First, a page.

[22] Vincent Simonet and François Pottier. A constraint-based approach to guarded algebraic data types. ACM Transactions on Programming Languages and Systems, 29(1), January 2007. [ bib | PDF | PostScript | At publisher's ]
We study HMG(X), an extension of the constraint-based type system HM(X) with deep pattern matching, polymorphic recursion, and guarded algebraic data types. Guarded algebraic data types subsume the concepts known in the literature as indexed types, guarded recursive datatype constructors, (first-class) phantom types, and equality qualified types, and are closely related to inductive types. Their characteristic property is to allow every branch of a case construct to be typechecked under different assumptions about the type variables in scope. We prove that HMG(X) is sound and that, provided recursive definitions carry a type annotation, type inference can be reduced to constraint solving. Constraint solving is decidable, at least for some instances of X, but prohibitively expensive. Effective type inference for guarded algebraic data types is left as an issue for future research.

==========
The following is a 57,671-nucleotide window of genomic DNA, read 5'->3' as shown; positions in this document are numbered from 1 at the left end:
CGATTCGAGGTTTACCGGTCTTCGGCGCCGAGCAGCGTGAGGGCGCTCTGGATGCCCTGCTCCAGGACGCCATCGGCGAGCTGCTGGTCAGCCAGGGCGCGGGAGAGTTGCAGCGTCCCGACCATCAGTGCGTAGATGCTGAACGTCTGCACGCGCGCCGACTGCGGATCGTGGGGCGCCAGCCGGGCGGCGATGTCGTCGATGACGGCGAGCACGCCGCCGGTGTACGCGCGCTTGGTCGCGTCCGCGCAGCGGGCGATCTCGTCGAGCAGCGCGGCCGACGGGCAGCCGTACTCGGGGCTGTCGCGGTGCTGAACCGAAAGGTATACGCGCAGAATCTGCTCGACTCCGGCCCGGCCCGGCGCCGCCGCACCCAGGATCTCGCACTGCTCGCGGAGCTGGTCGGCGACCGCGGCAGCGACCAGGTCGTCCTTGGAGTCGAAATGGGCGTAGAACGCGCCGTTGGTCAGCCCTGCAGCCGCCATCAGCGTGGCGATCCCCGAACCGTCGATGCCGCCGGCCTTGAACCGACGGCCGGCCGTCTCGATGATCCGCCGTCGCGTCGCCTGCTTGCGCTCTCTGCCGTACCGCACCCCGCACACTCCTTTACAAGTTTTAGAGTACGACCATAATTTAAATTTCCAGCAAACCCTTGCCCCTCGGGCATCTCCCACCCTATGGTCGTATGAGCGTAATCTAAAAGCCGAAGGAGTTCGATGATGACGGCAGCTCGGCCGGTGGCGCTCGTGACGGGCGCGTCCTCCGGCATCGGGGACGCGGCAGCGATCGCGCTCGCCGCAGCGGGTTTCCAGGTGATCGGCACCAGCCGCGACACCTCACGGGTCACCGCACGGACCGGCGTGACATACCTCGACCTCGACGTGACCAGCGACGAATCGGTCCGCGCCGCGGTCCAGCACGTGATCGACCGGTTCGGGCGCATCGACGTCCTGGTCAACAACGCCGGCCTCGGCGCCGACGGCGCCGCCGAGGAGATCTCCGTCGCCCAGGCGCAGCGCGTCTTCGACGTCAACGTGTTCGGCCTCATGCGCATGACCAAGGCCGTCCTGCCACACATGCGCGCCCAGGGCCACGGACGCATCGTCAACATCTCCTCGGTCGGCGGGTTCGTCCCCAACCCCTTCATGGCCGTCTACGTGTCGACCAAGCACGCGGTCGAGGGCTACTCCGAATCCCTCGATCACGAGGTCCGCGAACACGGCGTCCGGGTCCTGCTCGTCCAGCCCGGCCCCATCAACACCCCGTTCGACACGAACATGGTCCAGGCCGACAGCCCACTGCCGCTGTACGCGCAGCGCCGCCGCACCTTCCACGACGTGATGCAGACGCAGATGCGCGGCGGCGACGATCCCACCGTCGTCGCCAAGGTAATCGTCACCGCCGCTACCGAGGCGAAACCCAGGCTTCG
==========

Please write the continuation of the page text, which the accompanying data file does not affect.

[23] François Pottier. An overview of Cαml. In ACM Workshop on ML, volume 148(2) of Electronic Notes in Theoretical Computer Science, pages 27-52, March 2006. [ bib | PDF | PostScript | At publisher's ]
Cαml is a tool that turns a so-called “binding specification” into an Objective Caml compilation unit. A binding specification resembles an algebraic data type declaration, but also includes information about names and binding. Cαml is meant to help writers of interpreters, compilers, or other programs-that-manipulate-programs deal with α-conversion in a safe and concise style. This paper presents an overview of Cαml's binding specification language and of the code that Cαml produces.

[24] François Pottier and Nadji Gauthier. Polymorphic typed defunctionalization and concretization. Higher-Order and Symbolic Computation, 19:125-162, March 2006. [ bib | PDF | PostScript | At publisher's ]
Defunctionalization is a program transformation that eliminates functions as first-class values. We show that defunctionalization can be viewed as a type-preserving transformation of an extension of with guarded algebraic data types into itself. We also suggest that defunctionalization is an instance of concretization, a more general technique that allows eliminating constructs other than functions. We illustrate this point by presenting two new type-preserving transformations that can be viewed as instances of concretization. One eliminates Rémy-style polymorphic records; the other eliminates the dictionary records introduced by the standard compilation scheme for Haskell's type classes.